Wisconsin: the land that '84 Democratic race forgot?

By , Special to The Christian Science Monitor

Although it will hold a presidential primary Tuesday and Democratic caucuses four days later, Wisconsin still seems the state the 1984 campaign forgot. ''There is less excitement about the primary here than I've seen in my lifetime,'' said Democratic Gov. Anthony Earl this week. ''There has been little interest from the candidates and little among the voters and the two kinds of disinterest seem almost symbiotic. They feed on each other.''

Walter F. Mondale, from neighboring Minnesota, is the only candidate to have visited Wisconsin this year. Neither he nor his two remaining rivals is expected back in the state before the primary.

New York's Tuesday primary, with its trove of 285 delegates, is only partly to blame. The clear-cut culprit in these parts is the Democratic National Committee (DNC). The DNC has shorn Wisconsin's primary of its power to apportion the state's 89 delegates because it condoned crossover voting.

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''It's pretty well had the meat stripped out of it,'' observes Bob Decheine, state director of field operations for Gary Hart, of Wisconsin's Democratic primary.

This, combined with President Reagan's unopposed status and a lackluster list of local races, is expected to produce a turnout far below traditional standards.

The State Elections Board predicts perhaps a million primary votes, down from a high of 1.6 million. Some campaign officials say even a million is far too many. The state has about 2.5 million eligible voters.

The most the primary can boast now is an uncertain potential for influencing the much smaller group that will venture into the untested caucus procedure.

Estimates of caucus participation range from 10,000 to 60,000, with Hart supporters supplying the highest guesses. Party officials and Mondale backers tend towards 20,000 to 30,000.

Mondale, rich in endorsements and union support, must be conceded an edge in the caucuses. One reason is the breadth and depth of his organization, which should assure him of easily exceeding the 15 percent support threshold in virtually all 126 caucus regions.

A candidate needs 15 percent at each first-tier caucus to qualify for delegates at the congressional district meetings to be held May 5. The threshold there will be 20 percent, another advantage for Mondale.

Hart stands to gain, as he has before, from 11th-hour recruits among non-traditional Democrats. But state co-chairman Michael Mervis already claims a list of 11,000 backers and the organization promises to have participants at all 126 caucuses.

Hart's caucus fortunes also could rise with big showings in New York and in the primary here - which has some Mondale backers privately wishing the Wisconsin caucuses had been scheduled before the state's primary rather than after.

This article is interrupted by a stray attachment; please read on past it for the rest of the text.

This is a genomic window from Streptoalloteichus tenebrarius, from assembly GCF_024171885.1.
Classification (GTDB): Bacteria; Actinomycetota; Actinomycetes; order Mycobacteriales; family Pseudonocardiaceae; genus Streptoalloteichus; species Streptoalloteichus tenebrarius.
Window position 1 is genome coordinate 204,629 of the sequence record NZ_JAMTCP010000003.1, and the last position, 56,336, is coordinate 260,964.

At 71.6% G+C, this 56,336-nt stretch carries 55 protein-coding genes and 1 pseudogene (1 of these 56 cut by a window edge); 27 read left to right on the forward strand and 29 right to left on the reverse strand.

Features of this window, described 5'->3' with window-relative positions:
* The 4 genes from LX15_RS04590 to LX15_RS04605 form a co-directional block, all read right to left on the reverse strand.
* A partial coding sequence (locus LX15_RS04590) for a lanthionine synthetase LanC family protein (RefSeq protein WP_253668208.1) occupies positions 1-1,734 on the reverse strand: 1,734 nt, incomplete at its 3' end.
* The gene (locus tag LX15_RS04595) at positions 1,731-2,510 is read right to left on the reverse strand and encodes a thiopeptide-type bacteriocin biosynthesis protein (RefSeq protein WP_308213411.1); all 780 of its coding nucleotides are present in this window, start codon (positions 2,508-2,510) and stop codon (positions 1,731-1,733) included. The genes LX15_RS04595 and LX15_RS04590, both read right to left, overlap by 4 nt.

Even if a Hart upset in the primary did not cost Mondale many delegates, it could fuel the perception that he is the political bosses.

''I don't care about the percentage,'' said one state legislator backing Mondale and nervously contemplating Tuesday. ''I just want it in the win column. Who remembers what Fritz won Alabama by?''

Jesse Jackson, though hampered in a state with only a 5 percent minority population, could do well enough in the primary to claim a dividend from minimal investment. And on caucus day, Jackson will have considerable organizational strength in Milwaukee, home of 80 percent of the state's blacks. State Rep. Annette Williams, Jackson's state campaign chairperson, says she has conveners lined up in more than a dozen other counties as well.

The nature of caucus campaigning, tailored as it is for activists and party regulars, has contributed in its own way to the lack of public campaign excitement.

''Excitement does not produce caucus-goers; phone calls and mailings do,'' said Brady Williamson, a Madison attorney and a member of Mondale's national staff. ''What good is a rally if it has no effect on the caucuses?''

The visibility of the race could still take a sharp upward turn, however, depending on next week's voting and on national strategy decisions.

Hart might seek to maintain or regain momentum after New York with a concerted attempt to embarrass Mondale close to home. Such a shot might be especially worth taking if Pennsylvania (172 of its 195 delegates will be selected on April 10) looks relatively unpromising.

Mondale would be unlikely to take such a challenge lightly. He learned that lesson last year, losing to Alan Cranston in a heavily publicized straw poll at Wisconsin's state party convention. That episode reportedly prompted soul-searching in the Mondale camp.

So far, however, the Hart and Mondale campaigns are committing themselves only to appearances by surrogates. Hart is buying TV and radio time for the weekend; Mondale's people say he won't. Mondale canceled a pair of planned visits this week after Hart's big win in Connecticut heightened the pressure in New York.

Finally, predictions for both primary and caucuses are clouded by the vestigial presence of other candidates and their campaigns. The official ballot, drawn up nearly two months ago, still lists all eight original Democratic contestants. While the three surviving campaigns ardently woo the refugees, they concede that many voters will stand by their original man.

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